It's tempting to look at pallet rack as a simple construction project. Lift the uprights, attach the load beams, and you're done. Presto. Just like an erector set. But while the new rack you've installed in your warehouse may look pretty, it sure isn't sitting pretty. Because aside from the framework itself, there are a half dozen other little bits you've ignored, and which are necessary to the safe construction of your pallet rack, not to mention for full compliance with Rack Manufacturers Institute (RMI) standards.
Whenever you're installing new or used pallet rack, we highly recommend consulting material handling experts like us at Speedrack Midwest before beginning work. The following is a list of components that should come standard with every pallet rack project you undertake, and which you should seriously consider whenever you're installing rack in a new building you're unfamiliar with. These components are meant to save lives, prevent injury, and avoid damage to your rack and inventory.
Bear in mind that this list does not constitute a complete guide to the safe and compliant installation of your rack, and that stricter standards are in place for locations susceptible to regular seismic activity.
What's Missing From Your Pallet Rack
Anchor bolts: Notice how the foot plates on your uprights come with pre-cut round holes? Those are there for a reason. When you've measured for your rack installation, make sure to mark on the floor where your uprights will sit, and prepare to drill into the floor for anchor bolts. RMI suggests that a ½" diameter bolt is ordinarily recommended for most non-seismic rack. If you don't know what length the bolts should be, consult the rack manufacturer for instructions.
Shim plates: The naked eye may not be able to detect it (or maybe it can), but your concrete floor isn't perfectly level. So what are you going to do? Pour a new one? No way. This is where you turn to shim plates: thin steel plates that you can stack as needed below your uprights' foot plates to keep uprights from going out of plumb. Get shim plates from the same manufacturer as your rack to make sure the anchor bolt holes align. Keep your rack standing perfectly straight, and you protect its structural integrity.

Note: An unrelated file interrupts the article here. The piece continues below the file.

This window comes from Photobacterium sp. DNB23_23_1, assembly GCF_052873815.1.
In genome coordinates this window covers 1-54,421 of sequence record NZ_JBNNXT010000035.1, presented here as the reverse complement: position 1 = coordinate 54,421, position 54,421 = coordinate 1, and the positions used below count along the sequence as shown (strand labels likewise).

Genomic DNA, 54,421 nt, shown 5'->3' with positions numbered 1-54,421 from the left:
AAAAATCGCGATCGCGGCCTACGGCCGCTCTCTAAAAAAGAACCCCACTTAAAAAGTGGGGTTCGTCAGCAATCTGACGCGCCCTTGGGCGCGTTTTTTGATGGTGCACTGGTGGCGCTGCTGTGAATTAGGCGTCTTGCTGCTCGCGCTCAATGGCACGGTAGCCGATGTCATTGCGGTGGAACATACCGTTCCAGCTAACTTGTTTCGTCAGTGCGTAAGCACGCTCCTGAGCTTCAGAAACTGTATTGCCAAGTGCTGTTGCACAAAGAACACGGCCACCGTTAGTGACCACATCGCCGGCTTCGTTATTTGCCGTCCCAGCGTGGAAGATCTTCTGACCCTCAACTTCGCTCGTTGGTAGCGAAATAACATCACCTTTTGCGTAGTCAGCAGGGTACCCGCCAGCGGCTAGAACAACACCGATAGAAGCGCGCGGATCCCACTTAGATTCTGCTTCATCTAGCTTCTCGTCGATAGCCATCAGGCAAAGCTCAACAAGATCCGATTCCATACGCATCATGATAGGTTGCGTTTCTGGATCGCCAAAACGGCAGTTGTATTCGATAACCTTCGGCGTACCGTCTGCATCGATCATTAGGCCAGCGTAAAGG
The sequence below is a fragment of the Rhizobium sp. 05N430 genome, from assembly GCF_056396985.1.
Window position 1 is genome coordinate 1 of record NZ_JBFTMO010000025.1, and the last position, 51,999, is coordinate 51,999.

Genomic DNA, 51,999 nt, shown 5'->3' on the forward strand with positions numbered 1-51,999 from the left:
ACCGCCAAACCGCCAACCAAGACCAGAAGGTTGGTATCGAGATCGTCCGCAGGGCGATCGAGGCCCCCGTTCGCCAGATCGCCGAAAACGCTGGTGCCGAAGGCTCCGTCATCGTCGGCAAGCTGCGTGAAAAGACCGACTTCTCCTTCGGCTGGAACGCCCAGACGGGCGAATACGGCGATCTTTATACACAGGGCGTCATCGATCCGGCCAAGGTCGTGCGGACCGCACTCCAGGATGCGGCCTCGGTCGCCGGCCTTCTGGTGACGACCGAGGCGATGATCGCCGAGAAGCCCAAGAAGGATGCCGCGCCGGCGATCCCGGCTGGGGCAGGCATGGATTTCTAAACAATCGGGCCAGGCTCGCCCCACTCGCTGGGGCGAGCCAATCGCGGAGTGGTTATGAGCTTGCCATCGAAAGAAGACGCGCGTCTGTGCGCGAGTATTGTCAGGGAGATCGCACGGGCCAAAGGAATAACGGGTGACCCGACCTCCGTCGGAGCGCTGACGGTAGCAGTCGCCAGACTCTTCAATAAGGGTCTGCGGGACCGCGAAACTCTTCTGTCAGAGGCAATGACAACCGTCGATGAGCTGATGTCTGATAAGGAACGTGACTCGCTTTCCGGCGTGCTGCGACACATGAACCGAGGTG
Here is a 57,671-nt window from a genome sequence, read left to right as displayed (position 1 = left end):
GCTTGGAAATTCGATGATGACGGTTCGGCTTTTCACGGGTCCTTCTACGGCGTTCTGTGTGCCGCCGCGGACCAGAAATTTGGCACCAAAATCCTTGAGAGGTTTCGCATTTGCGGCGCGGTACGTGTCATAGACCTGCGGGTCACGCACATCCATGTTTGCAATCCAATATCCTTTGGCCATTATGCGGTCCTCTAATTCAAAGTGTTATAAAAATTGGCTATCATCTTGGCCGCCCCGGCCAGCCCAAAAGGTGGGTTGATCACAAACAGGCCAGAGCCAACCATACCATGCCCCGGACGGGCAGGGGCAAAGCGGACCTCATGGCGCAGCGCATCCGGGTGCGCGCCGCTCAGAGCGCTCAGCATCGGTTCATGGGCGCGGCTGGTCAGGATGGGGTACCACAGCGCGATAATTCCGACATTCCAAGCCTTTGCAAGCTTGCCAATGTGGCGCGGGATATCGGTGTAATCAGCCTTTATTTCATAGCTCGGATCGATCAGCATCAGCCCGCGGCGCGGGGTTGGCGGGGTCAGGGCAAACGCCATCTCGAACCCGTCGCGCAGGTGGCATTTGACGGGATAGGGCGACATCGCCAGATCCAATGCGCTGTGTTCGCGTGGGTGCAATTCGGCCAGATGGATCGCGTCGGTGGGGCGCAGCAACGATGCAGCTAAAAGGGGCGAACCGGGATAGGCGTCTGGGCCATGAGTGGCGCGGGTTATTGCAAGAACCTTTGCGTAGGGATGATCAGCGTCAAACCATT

Safety Pins: Generally speaking, load beams are self-locking thanks to gravity. Take the ubiquitous teardrop design as an example. The load beam inserts into the wide part of the hole on the upright and slides down to rest in the narrow part of the hole. End of story? Hardly. All types of pallet rack come with some kind of locking mechanism. Our own Speedrack pallet rack comes with J-shaped locking pins that are easy and cheap to install. If you don't think accidents can happen, they can. A forklift may pop a load beam out of position, and a safety pin or locking bolt may be the only thing keeping it – and everything sitting on it – from tumbling to the ground.
Capacity Plaques: New load beams should come with plaques clearly indicating their designated weight capacity, but you can take it even further. Make sure these plaques are always easily visible, unmodified, and uncovered, and find out what each level of your rack can take in terms of weight. The higher you go, the less weight you want. Display these weights, too, so that everyone in your warehouse knows the limits of your rack.
Guard Rail: Column protectors and end-of-aisle protectors are just couple of the fail-safes you should be using in your warehouse. Anything to keep a forklift from getting too friendly with your rack, or the people who are walking beneath it. You may even see the bottoms of load beams wrapped in foam to protect from minor collisions. These are all in place to protect the longevity of your pallet rack, and to stop a catastrophe from happening. And just like your pallet rack, they should be properly anchored if you expect them to act as tough as they look.
The material handling experts at Speedrack Midwest are ready to help advise you on the construction of your pallet rack, and to lend you an installation crew to do everything by the book. Call our Sparta, Michigan office at 616-887-8886 or contact us online to speak with one of our project managers and get your pallet rack project off the ground.